• Chronic procrastinators
  • That when there are no deadlines, you don't really see procrastination happening - and with big life things, this can be very destructive
  • Icky daunting tasks
  • That a building is just a bunch of bricks
  • A book is just a bunch of individual pages 
  • The glorious, large achievement is just a bunch of small, mundane tasks combined
  • The danger of making the bricks too big
  • The importance of keeping promises to ourselves and seeing that track record
  • The power of intentionally starting the day with little wins over the monkey to shift the power dynamic a bit
  • That little steps taken in the right direction gets you there
  • The impact of a habit over time
  • The dark playground vs the dark woods
  • The air is filled with guilt and self-loathing, you're miserable while you're there, rational decision maker asking whyyyy??
  • The happy playground on the other side of the dark woods
  • The various rides in the dark playground 

 

 

Direct download: TimUrbanPart1Final.mp3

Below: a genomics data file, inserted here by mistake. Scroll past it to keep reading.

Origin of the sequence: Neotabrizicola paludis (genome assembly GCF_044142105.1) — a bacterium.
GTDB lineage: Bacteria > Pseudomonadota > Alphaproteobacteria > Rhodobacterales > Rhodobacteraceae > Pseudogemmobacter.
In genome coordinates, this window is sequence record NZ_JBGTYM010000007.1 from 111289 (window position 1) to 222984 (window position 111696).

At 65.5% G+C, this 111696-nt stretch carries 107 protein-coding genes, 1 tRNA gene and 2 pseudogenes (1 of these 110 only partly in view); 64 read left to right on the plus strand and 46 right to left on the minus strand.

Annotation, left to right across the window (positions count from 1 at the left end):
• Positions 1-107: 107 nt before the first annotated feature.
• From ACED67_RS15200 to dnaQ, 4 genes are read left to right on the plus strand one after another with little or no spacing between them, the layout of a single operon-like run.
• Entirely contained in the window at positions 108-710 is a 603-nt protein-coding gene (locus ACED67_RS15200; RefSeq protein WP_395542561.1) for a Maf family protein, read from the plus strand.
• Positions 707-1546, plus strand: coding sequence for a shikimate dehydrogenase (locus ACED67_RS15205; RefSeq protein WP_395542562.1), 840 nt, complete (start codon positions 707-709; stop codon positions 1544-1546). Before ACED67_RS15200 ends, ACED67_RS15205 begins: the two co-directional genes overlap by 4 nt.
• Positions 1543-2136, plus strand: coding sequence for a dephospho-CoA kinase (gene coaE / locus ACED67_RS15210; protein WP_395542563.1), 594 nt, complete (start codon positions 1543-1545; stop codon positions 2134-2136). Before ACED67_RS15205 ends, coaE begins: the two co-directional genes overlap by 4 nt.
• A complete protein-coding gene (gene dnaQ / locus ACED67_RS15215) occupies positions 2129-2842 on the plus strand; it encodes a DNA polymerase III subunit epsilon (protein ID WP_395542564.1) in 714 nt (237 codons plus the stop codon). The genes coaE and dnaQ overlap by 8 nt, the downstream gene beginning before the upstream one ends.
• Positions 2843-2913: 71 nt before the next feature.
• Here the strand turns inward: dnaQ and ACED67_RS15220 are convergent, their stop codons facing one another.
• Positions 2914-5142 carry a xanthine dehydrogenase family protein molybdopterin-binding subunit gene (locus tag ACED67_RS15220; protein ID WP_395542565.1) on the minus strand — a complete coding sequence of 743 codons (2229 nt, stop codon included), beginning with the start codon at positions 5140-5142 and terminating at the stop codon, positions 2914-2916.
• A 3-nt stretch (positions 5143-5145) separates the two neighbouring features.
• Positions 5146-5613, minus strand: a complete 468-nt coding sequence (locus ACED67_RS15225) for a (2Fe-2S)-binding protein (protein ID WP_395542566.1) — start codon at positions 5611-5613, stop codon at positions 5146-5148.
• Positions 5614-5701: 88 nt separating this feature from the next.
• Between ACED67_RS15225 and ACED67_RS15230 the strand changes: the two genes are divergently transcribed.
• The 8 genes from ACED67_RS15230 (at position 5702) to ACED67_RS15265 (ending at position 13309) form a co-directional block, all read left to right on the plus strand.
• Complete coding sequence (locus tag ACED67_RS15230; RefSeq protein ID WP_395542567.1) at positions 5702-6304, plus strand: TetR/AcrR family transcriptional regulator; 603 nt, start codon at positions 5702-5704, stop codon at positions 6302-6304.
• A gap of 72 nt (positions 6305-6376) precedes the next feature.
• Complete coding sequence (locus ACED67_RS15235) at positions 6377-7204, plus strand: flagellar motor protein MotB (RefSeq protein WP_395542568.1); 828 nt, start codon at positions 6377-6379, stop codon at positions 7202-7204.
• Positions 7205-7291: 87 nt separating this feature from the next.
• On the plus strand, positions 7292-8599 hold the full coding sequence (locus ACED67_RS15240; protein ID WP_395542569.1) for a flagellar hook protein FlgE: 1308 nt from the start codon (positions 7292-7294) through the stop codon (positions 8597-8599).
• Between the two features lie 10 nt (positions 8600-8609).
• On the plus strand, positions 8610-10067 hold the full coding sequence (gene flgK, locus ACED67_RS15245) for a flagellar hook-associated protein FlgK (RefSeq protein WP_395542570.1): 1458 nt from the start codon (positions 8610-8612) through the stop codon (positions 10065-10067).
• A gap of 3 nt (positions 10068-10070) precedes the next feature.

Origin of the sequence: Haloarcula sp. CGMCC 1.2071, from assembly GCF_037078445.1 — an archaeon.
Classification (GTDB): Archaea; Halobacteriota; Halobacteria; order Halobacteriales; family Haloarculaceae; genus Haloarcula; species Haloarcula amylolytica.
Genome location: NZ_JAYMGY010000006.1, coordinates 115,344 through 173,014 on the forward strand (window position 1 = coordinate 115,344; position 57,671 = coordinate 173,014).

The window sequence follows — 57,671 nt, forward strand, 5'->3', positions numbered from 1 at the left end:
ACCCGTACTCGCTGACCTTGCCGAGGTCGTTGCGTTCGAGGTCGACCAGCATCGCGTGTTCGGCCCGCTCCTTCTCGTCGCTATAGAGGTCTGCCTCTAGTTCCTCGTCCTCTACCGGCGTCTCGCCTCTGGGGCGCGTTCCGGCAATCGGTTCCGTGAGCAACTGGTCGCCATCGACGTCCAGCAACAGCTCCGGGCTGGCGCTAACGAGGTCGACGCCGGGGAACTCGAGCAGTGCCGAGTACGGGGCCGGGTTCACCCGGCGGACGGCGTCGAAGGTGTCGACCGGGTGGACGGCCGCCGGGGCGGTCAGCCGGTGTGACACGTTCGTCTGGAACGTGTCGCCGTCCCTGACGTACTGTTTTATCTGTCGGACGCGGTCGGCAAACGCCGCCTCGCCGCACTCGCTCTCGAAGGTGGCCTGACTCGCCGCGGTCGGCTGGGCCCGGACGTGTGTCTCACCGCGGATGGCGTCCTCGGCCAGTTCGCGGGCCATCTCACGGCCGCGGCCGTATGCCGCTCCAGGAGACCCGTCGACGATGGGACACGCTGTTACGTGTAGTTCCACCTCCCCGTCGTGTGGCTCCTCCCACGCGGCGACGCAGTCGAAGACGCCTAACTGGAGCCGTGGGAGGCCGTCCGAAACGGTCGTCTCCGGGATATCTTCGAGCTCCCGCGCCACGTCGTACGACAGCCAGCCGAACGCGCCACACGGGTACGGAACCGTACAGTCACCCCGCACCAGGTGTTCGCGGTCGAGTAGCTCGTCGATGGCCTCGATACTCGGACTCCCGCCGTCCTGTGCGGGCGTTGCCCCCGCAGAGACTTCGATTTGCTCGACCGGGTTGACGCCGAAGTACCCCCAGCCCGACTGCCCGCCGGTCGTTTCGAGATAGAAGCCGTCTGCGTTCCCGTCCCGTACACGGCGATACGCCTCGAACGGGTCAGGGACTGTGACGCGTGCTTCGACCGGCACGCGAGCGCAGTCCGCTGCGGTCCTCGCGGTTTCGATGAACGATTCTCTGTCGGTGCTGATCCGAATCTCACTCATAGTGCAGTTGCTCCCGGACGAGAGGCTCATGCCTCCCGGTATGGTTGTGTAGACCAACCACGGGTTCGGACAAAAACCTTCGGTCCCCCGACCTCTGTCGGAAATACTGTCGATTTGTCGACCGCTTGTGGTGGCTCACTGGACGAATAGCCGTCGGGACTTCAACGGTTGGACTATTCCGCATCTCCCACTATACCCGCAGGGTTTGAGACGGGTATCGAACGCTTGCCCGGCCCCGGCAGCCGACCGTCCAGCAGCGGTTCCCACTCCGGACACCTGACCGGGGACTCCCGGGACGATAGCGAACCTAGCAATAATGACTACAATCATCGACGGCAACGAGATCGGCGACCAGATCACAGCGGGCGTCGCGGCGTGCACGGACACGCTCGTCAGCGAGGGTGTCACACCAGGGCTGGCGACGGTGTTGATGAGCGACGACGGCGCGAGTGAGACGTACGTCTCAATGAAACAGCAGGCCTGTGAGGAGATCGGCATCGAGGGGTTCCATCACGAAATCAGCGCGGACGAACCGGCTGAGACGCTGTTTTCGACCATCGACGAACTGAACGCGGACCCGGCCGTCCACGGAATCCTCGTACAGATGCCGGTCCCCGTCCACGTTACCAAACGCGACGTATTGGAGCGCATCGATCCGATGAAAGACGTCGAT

Category:general -- posted at: 2:21pm EST

Florence Williams- Full- The One You Feed

 
 
Florence Williams shares the scientific research behind the benefit to our mood and our health when we spend time in nature as part of our daily lives. Her book, The Nature Fix: Why Nature Makes Us Happier, Healthier and More Creative is full of practical, intuitive wisdom that can be applied regardless of your lifestyle or circumstances. To that point, you'll be surprised at how little time it takes to have a significant impact on things like depression, anxiety, and stress as well as things like blood pressure and cortisol levels. You may have noticed feeling better after a walk in the woods; this episode will explain why by way of some fascinating research.